The present invention has been described in detail while referring to the specific embodiment. However, it should be obvious to one having ordinary skill in the art that various modifications or revisions of the embodiment are possible within the scope of the present invention. That is, although the present invention has been disclosed by using an example, it should not be limited to that example. To understand the subject of the present invention, the claims should be referred to.

As is described in detail, even when the supplied power is reduced in consonance with a reduction in size, the AC/DC adaptor that embodies the present invention can provide a large supply of power momentarily when power that is extraordinarily greater than that which is employed for normal operation is required due to an in-rush current, for example. Thus, an electronic device can be activated and an un-anticipated shut down can be prevented. Since a great amount of power is output for only a moment, as needed, and since the operation mode is immediately returned to a low power operation mode, there is no influence due to the heat generation that is caused by extraordinarily large supply of power, and the size of the AC/DC adaptor does not need to be increased to provide a countermeasure for the discharge of heat.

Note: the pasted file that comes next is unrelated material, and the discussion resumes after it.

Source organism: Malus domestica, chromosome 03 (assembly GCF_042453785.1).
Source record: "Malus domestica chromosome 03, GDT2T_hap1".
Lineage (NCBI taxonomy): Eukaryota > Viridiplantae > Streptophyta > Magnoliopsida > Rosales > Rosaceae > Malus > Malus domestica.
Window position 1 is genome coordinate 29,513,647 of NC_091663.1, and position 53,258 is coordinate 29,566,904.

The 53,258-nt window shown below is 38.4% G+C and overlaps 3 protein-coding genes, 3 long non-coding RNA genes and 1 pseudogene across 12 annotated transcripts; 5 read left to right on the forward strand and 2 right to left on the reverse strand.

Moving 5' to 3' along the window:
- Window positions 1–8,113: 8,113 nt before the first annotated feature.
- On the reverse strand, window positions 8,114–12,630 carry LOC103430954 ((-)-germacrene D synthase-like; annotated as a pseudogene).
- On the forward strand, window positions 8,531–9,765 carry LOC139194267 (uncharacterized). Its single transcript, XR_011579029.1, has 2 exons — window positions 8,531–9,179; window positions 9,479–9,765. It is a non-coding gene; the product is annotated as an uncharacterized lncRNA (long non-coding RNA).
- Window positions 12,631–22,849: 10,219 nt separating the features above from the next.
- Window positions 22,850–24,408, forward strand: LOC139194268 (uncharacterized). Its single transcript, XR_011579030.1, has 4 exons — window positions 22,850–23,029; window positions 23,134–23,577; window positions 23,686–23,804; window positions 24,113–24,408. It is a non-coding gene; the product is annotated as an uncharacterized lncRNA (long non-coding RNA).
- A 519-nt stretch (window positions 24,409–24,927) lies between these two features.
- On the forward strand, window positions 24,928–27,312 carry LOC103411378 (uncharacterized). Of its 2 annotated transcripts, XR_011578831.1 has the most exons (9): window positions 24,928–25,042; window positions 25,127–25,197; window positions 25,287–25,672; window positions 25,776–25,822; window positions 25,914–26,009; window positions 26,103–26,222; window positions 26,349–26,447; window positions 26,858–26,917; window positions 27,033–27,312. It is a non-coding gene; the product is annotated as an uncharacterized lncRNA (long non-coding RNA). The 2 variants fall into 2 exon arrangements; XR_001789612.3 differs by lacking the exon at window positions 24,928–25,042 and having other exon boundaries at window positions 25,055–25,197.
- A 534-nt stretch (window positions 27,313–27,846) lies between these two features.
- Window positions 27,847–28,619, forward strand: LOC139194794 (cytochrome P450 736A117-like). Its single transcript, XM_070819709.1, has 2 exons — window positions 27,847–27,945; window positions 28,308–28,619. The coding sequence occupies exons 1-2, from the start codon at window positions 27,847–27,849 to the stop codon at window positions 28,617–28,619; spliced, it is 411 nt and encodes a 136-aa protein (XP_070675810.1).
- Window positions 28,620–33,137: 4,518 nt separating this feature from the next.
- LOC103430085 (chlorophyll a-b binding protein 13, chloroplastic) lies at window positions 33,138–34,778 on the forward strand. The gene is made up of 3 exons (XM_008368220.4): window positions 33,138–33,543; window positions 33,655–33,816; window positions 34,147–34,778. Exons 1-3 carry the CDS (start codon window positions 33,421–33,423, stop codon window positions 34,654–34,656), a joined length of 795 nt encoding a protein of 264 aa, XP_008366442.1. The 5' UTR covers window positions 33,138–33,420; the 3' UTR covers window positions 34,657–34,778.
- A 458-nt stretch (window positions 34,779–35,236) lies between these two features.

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Referenced by
Citing PatentFiling datePublication dateApplicantTitle
US6031748 *Feb 2, 1999Feb 29, 2000Lg Electronics Inc.Power saving circuit of power factor adjusting type
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Classifications
U.S. Classification363/81
International ClassificationG05F1/56, H02M7/217, H02J7/02, G05F1/565, H02J7/10, H02M3/28, H02M3/335, H02J7/00
Cooperative ClassificationH02M3/33523, G05F1/565, H02J7/027, H02M3/33507, H02J7/0068
European ClassificationH02M3/335C4, H02J7/02C, G05F1/565, H02J7/00L, H02M3/335C